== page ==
By Angela

The Day Life Changed

It had been a productive morning. Angela felt certain her efforts would pay off soon. Five months ago, the school district announced the decision to terminate the program Angela had started and worked in almost 12 years. She suspected this would happen about a year ago when there had been talk about the district’s financial deficits.

Though the thought of losing her job and a steady paycheck was frightening, it was also very exciting. For the last two years, she talked about wanting to find a job where she could reach more people by doing more professional trainings, something she loved and was very good at doing. Now was her chance. She had sent letters out to the many organizations and professionals she knew, applied to jobs listed in the paper and on the internet, spoken to an editor who was interested in publishing her book idea, and was in the process of submitting more conference proposals on the subject to gain greater recognition. Something good was going to happen; it always did. Even when things seemed to be at their darkest, lowest point.

Now she focused her attention on her immediate needs. Cat litter. Getting into her Corolla, she drove off to Wal-Mart. As she turned onto Tylersville, traffic had come to a dead stop. She had forgotten how crowded the area could be in the early afternoon. Traffic was backed up at least 3 stop lights ahead. She casually looked up in her rear-view mirror.

Oh, My God!!! That truck seemed to be going awfully fast! Squinting her eyes, she tried to make out what lane it was in. “Please, God, don’t let it be my lane!!! Shit! It is in my lane, and it’s not slowing down.” The speed limit was 45 and it seemed to be doing every bit of that.

Angela quickly looked around to see there was anything she could do. Traffic was bumper to bumper with cars on either side of her and a car in front of her. There was no where to go and the truck was looming, just seconds away. Knowing that a crash was inevitable, she braced her hands on the steering wheel and stepped on the brake with all her strength. Even though she couldn’t stop the truck from hitting her, maybe if she pushed hard enough on the brake, she could keep from being shoved into the car in front of her.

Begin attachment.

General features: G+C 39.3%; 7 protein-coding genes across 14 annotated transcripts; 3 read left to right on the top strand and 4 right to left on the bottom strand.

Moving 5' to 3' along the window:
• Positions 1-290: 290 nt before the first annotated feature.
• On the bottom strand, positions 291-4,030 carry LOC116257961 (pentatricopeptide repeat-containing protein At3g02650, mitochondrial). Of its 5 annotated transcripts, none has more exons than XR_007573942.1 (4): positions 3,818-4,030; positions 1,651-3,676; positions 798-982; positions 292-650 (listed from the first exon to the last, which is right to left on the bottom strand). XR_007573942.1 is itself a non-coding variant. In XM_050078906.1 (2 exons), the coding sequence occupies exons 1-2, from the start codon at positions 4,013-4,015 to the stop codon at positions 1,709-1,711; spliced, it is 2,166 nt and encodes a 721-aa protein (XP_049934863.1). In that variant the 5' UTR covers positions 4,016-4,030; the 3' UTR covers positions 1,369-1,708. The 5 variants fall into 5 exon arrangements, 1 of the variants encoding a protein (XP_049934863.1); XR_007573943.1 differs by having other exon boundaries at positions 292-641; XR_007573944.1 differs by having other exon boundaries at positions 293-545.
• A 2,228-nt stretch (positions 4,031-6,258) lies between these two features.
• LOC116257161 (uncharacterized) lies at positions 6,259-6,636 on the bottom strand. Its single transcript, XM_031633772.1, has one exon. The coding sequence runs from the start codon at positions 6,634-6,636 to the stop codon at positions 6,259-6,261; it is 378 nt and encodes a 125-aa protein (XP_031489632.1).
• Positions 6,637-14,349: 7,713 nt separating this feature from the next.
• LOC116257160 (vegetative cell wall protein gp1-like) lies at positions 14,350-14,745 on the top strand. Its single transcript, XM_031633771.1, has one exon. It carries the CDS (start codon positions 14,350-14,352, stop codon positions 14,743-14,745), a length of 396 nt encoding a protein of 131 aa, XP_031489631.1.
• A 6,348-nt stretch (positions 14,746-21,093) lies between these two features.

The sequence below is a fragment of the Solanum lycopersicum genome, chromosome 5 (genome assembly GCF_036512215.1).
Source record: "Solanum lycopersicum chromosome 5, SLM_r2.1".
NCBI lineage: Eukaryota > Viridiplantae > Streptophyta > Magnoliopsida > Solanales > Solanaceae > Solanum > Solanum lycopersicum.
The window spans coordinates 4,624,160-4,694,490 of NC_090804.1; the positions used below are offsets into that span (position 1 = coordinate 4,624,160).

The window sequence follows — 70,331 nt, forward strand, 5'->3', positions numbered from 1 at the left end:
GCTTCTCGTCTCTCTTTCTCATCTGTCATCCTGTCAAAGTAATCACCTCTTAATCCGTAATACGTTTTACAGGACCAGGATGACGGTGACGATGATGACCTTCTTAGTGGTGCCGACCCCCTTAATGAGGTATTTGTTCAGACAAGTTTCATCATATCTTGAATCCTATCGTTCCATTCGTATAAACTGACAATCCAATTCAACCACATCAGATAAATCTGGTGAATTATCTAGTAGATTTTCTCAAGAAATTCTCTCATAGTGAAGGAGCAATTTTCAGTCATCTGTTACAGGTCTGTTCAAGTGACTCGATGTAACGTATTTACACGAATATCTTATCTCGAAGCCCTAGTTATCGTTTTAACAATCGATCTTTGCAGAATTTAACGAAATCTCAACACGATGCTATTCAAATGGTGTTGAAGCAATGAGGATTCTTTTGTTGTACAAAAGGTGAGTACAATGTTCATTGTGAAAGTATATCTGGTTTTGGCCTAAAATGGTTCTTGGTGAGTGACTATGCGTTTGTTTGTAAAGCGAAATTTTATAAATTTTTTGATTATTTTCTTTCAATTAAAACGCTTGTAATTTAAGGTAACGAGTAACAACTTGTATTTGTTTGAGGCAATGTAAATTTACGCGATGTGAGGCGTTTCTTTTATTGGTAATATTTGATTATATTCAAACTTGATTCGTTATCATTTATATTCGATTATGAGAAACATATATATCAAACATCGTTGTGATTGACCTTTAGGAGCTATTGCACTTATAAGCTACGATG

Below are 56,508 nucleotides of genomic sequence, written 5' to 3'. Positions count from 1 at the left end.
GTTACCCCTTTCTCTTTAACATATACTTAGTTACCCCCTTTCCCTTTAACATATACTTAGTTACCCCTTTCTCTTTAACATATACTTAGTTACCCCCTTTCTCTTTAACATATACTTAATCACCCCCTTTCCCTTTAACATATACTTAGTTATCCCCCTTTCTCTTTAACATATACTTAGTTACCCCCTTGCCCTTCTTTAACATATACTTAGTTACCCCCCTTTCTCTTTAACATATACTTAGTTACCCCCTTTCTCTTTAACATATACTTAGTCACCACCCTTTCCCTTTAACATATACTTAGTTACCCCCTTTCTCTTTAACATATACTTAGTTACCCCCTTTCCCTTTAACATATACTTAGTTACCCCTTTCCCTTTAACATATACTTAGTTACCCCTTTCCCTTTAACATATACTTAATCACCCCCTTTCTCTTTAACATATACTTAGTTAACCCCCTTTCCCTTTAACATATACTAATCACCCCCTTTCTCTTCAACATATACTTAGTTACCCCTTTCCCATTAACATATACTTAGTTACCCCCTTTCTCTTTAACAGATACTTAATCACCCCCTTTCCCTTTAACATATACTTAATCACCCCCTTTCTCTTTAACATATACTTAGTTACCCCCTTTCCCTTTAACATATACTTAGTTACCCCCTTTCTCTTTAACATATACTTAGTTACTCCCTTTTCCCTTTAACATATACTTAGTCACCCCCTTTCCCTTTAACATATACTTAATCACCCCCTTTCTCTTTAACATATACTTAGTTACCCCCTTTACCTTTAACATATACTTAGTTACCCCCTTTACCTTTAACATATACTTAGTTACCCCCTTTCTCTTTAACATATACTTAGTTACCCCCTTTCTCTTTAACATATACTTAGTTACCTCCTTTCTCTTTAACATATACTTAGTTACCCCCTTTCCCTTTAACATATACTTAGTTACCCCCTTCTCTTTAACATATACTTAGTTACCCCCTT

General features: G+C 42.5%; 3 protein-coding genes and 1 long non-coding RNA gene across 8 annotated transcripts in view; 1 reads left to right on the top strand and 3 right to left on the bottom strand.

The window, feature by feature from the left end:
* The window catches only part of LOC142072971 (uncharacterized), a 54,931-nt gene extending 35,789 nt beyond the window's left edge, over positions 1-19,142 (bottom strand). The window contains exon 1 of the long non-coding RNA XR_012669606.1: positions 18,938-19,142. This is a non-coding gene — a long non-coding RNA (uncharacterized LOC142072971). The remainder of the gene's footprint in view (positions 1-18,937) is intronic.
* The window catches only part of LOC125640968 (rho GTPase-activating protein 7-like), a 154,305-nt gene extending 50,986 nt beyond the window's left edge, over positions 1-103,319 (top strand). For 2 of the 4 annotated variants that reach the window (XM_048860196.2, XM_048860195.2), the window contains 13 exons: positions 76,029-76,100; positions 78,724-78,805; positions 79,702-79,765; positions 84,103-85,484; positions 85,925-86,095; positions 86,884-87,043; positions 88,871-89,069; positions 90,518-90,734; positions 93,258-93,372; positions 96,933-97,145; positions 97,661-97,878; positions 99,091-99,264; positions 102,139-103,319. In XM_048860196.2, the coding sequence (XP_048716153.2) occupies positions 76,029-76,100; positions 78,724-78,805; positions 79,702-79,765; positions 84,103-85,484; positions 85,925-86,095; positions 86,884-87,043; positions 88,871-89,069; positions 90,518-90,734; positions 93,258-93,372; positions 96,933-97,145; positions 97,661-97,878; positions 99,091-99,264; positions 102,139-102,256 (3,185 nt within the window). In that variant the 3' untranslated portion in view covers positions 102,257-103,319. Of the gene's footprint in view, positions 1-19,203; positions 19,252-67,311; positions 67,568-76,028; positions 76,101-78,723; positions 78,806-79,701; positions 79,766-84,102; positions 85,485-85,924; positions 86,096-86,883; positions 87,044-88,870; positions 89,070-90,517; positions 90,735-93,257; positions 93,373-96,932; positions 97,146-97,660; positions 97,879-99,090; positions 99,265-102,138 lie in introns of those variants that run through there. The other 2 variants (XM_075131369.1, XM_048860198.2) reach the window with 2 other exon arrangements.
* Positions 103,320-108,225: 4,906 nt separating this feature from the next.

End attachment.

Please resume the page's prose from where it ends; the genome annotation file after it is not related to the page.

Then came sound of crushing metal. Something inside her said it was bad. She got out of her car to assess the damage. Her body trembled and her mind raced. The whole back end of the car was smashed. It reminded her of an accordion. This was really bad. What if the insurance company decided to total her car? The car she bought two years ago! There probably wouldn’t be enough money to pay off the loan on the car. And how would she get another car without a job? How would she find and keep a job without a car?

Flooded by emotions and confused by the pain she felt in her right shoulder blade which spread like a sharp fiery sensation to her left shoulder blade, she approached the truck and yelled at the driver. “What the Hell were you thinking?”


“Do you want to go to the hospital?” the officer asked.

She stood in the middle of the road, surveying her crumpled car in disbelief. “No, I…I think I’m okay. I mean I’m walking and everything. My shoulder blade hurts. I don’t know why that hurts. My skin is on fire. I think I’m okay.”

“If you change your mind later on in the day, just call our office and let them know. We’ll add it to the report.”

She wasn’t sure how much time had passed. The tow trucks arrived and removed her car and the truck from the accident scene as she and the boy sat in the back of the police cruiser. A waive of compassion passed over her as she noticed how distraught he seemed to be. He was about the same age as her oldest daughter. “I’m sorry I yelled and cussed at you,” she said.

Her comment seemed to give him permission to say what was on his mind. “This is the worst day of my life. This is my second accident.” Guessing he was trying to figure out how to tell his parents, she offered, “Maybe you should look at this as a wake-up call to become a better driver. At least, no one was killed.”

© Angela Cramer, 2008

Clipart is the property of Jupiterimages made available through subscription:
© Jupiterimages Corporation, 2008


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